3. Flexibility and ease-of-use in a CMMS

You’ll get a lot more done if you can work the way you want to work. Look for a flexible system that allows you to configure form fields and layouts, build custom reports and dashboards, filter and sort data, and track priority items. It would also include a drag and drop user interface (UI). A simple and intuitive UI makes managing maintenance activities easy for any team and increases adoption rates.

Get more out of your CMMS and improve how equipment health is monitored by aggregating and integrating data from disparate sources and devices. Incorporating data from different devices eases the burden of transfer, decreases error-prone manual entries, and allows for faster and better maintenance decisions. Ultimately, the CMMS should have the ability to integrate with machine data that provides actionable, event-driven processes—something you may not get if you select your CMMS based on price alone.

4. The myth of free CMMS software

Some providers claim their CMMS is “free” but then charge you for phone and email support, hosting fees, additional users, and other services. When evaluating a CMMS, understanding the TCO and potential ROI is essential. Successful implementation should not hinge solely on price. Without proper support and training, CMMS implementation is much less likely to succeed.

Though using an Excel spreadsheet to manage maintenance is a cheaper option, it can quickly become cumbersome and difficult to administrate and search. And, Excel can’t provide automated reminders and notifications like a CMMS system can. Unplanned downtime is a certainty if you don’t hear about a problem on a machine until it’s too late. Between expedited parts, labor costs, and falling behind on your production schedule—it could get very expensive.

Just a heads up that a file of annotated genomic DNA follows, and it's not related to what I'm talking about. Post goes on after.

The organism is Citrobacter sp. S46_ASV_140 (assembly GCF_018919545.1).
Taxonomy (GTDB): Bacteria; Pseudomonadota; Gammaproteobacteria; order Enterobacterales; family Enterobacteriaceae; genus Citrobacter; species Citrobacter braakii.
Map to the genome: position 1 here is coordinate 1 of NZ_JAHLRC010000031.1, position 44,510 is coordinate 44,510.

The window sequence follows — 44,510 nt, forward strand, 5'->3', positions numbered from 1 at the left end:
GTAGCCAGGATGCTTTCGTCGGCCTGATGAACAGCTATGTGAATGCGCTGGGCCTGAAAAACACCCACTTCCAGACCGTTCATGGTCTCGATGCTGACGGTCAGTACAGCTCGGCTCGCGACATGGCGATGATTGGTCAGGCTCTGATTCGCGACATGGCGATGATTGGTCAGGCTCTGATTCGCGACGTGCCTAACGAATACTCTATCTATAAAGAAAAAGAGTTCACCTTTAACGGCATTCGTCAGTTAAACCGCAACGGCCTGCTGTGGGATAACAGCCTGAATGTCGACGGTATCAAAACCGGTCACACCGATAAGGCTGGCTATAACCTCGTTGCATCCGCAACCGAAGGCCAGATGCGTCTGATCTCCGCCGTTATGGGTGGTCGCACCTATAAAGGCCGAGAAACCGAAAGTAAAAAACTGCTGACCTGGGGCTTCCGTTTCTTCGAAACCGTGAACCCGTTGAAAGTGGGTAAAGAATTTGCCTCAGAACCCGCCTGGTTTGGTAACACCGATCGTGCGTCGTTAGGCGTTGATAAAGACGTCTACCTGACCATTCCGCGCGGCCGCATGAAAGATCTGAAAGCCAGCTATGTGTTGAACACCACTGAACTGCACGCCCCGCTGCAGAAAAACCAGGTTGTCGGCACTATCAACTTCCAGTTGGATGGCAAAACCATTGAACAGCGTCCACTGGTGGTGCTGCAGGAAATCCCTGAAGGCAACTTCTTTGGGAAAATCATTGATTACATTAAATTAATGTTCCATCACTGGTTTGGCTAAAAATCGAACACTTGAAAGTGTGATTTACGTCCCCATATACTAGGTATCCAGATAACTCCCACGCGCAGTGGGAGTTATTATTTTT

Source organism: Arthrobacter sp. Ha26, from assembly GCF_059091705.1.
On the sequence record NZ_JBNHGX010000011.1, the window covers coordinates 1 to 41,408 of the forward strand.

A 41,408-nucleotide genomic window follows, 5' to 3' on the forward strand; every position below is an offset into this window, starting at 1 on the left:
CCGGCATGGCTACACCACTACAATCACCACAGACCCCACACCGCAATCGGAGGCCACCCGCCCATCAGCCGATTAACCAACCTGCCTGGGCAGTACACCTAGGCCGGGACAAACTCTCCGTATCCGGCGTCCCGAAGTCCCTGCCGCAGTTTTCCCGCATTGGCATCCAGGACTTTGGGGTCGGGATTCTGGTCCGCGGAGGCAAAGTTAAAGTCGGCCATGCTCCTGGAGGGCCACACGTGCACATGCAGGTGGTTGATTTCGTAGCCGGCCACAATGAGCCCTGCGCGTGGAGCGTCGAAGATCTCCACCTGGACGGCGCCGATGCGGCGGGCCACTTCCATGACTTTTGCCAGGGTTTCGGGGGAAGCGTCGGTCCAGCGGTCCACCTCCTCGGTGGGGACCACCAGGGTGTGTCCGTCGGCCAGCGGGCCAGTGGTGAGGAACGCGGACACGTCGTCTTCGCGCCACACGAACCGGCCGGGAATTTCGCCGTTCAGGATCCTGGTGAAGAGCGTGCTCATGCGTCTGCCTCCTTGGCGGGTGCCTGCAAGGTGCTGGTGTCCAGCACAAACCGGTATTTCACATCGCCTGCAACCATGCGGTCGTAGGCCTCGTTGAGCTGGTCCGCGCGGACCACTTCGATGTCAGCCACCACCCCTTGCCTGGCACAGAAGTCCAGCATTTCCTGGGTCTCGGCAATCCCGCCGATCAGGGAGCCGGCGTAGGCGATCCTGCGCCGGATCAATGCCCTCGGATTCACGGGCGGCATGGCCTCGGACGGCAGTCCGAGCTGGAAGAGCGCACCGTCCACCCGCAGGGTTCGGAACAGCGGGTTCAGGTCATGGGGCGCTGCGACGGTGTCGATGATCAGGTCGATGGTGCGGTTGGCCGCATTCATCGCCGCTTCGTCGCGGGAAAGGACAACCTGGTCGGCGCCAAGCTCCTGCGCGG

Remember: If you can do it in Excel, you can do it far better in a CMMS.

5. Go beyond CMMS software

Instead of basing your CMMS decision on price, look for a company that provides a comprehensive maintenance solution—not just software. For starters, a holistic solution should include unlimited support, account management, online and in-person training, and professional services. The ideal system will also:

  • Help maintenance personnel gather more accurate failure data
  • Automate work execution processes
  • Record maintenance costs for smarter budgeting decisions
  • Allow employees to easily plan and schedule maintenance
  • Designate critical and/or capital spare parts, track warranty information, and provide processes for equipment refurbishment and restoration
  • Measure important KPIs, such as machine downtime (or rather uptime), labor, performance, wrench time, failure, and Pareto data
  • Place information within reach of the technician

For more information on how to select a Computerized Maintenance Management System, check out 5 Common Mistakes Made When Selecting CMMS.

More than 50,000 users worldwide trust eMaint CMMS to achieve substantial ROI, with more than 92% of customers renewing year-after-year. Join the thousands who rely on eMaint to predict failures, eliminate downtime, and improve reliability. Schedule a demo to see it in action.